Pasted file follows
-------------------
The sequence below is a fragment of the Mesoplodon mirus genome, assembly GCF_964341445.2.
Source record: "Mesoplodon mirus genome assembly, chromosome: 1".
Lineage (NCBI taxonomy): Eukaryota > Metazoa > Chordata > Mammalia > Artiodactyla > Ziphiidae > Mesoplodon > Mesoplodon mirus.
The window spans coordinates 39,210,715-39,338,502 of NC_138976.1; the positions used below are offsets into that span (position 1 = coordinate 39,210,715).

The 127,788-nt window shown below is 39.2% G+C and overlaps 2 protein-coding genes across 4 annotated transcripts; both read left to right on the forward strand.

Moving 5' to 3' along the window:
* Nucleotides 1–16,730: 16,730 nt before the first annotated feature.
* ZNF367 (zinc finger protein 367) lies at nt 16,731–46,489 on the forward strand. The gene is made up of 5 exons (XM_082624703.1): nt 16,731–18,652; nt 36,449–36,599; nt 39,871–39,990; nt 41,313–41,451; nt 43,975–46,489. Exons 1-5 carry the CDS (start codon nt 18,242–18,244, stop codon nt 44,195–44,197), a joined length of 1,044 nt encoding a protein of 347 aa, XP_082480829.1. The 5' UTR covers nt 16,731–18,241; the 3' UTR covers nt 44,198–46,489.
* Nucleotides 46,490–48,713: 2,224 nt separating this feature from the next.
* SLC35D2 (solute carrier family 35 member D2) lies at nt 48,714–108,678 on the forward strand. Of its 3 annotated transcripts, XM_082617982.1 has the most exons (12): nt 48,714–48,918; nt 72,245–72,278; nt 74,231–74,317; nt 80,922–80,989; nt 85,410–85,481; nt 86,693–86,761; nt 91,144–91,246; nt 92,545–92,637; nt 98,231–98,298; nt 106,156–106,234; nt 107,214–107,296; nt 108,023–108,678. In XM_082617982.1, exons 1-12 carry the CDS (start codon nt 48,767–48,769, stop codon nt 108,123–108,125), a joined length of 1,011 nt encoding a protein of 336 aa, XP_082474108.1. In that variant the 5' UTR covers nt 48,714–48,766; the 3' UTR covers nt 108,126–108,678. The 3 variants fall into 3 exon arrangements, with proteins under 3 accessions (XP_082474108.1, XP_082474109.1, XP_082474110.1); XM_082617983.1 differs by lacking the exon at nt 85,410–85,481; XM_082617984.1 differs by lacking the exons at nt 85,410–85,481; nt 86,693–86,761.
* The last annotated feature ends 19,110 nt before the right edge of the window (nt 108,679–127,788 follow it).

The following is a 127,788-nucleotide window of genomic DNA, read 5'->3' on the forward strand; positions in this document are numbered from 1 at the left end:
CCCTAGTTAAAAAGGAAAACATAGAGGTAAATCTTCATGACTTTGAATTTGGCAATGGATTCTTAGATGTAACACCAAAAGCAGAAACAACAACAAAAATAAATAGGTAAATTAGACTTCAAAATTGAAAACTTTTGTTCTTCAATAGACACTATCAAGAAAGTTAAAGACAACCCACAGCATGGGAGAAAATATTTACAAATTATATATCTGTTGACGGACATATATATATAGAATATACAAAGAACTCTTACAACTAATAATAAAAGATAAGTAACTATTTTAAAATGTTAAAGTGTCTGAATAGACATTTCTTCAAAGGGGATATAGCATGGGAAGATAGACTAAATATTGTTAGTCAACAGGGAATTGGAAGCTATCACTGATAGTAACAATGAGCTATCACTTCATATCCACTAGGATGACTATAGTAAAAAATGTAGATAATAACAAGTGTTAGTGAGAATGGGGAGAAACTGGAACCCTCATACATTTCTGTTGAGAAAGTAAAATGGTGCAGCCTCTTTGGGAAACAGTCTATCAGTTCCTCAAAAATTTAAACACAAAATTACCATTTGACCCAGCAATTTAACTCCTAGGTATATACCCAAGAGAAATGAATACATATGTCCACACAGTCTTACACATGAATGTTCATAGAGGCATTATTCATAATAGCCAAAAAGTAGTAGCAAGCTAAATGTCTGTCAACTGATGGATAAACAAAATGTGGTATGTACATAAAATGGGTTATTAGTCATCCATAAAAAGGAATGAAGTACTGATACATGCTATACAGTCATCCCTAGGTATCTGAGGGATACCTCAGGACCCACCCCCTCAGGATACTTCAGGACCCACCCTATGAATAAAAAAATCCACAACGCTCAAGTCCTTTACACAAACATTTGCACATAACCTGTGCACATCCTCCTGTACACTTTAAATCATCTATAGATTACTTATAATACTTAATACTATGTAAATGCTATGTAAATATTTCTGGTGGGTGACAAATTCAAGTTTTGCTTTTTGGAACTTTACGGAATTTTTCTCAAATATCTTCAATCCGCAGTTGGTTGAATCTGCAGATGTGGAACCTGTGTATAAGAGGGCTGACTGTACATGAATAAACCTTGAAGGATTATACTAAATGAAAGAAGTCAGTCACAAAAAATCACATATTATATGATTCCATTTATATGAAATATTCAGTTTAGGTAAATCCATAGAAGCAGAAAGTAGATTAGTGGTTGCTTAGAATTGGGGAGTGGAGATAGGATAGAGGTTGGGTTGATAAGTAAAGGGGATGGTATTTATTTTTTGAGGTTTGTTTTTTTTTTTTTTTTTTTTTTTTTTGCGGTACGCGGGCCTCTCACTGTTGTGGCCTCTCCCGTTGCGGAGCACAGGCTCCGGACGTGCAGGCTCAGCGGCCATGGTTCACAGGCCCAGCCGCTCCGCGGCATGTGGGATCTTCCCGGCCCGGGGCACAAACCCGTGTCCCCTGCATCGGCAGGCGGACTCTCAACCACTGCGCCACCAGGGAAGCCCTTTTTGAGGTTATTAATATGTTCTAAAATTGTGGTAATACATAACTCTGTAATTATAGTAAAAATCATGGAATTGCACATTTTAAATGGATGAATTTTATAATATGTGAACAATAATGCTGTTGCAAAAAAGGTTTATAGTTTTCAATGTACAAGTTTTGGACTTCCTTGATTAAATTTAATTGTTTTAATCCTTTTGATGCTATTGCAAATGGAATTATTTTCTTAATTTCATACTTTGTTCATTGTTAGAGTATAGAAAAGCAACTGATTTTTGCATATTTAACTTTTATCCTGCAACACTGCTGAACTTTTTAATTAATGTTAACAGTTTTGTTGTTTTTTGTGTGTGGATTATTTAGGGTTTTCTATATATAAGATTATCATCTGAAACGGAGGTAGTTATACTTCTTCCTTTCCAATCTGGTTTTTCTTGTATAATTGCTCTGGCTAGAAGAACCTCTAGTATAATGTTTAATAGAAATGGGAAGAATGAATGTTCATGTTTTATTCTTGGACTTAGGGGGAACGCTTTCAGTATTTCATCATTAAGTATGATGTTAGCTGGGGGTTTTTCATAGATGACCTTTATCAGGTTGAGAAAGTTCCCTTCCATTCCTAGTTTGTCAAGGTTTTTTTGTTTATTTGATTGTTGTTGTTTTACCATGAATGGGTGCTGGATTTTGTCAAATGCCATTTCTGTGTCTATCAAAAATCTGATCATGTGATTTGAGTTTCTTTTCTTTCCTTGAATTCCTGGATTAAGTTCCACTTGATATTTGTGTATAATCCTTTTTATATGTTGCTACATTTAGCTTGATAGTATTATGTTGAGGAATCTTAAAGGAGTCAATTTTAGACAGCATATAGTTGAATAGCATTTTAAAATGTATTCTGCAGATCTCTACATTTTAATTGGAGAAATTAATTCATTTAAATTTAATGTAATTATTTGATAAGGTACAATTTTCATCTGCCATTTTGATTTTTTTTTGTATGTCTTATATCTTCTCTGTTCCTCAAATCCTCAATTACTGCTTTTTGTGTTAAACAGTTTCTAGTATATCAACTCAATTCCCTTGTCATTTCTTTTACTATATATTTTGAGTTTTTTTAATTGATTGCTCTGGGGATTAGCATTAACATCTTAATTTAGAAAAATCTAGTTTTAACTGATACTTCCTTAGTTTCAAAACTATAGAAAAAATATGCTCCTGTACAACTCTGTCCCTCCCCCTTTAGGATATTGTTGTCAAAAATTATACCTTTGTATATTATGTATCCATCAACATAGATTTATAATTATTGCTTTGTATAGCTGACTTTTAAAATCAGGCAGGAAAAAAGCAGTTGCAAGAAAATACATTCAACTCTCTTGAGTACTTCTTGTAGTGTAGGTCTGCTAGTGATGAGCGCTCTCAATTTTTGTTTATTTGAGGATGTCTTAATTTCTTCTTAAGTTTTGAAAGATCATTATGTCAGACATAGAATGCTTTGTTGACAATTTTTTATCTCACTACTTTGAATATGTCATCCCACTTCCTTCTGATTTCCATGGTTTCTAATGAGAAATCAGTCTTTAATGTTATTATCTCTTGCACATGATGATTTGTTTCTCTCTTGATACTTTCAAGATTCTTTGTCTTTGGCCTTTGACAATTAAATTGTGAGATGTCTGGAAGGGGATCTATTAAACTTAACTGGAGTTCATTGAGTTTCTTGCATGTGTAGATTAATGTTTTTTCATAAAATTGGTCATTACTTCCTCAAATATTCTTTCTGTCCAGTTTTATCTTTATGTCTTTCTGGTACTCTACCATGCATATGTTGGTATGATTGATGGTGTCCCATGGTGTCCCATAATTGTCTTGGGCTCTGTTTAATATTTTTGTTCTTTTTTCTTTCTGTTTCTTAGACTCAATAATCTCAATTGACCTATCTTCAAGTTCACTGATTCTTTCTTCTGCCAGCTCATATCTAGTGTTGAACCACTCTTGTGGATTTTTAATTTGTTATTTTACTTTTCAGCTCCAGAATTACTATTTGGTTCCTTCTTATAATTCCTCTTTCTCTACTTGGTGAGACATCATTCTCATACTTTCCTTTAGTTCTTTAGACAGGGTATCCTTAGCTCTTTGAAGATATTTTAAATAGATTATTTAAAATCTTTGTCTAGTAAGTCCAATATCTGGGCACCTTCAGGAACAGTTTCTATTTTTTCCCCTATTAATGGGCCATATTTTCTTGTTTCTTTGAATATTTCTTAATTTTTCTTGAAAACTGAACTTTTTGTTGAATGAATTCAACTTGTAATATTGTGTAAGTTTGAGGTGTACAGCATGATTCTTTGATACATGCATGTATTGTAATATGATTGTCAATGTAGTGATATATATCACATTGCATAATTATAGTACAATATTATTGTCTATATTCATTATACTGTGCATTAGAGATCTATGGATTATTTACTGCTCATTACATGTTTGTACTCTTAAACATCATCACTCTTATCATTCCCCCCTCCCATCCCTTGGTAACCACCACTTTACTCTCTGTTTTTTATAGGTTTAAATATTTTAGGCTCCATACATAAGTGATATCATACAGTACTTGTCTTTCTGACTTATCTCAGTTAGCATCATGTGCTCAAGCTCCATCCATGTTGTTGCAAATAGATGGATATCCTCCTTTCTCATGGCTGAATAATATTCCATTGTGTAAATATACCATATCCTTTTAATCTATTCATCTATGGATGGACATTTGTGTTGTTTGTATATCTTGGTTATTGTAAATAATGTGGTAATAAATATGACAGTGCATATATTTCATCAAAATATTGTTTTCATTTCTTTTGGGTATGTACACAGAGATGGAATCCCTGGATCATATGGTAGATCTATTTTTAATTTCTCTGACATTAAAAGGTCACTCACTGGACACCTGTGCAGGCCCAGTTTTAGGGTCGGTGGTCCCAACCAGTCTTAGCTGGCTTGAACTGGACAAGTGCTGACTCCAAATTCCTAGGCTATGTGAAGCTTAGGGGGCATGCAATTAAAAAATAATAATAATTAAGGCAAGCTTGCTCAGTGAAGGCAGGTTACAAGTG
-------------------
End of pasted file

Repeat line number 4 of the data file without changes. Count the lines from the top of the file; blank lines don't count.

The window spans coordinates 39,210,715-39,338,502 of NC_138976.1; the positions used below are offsets into that span (position 1 = coordinate 39,210,715).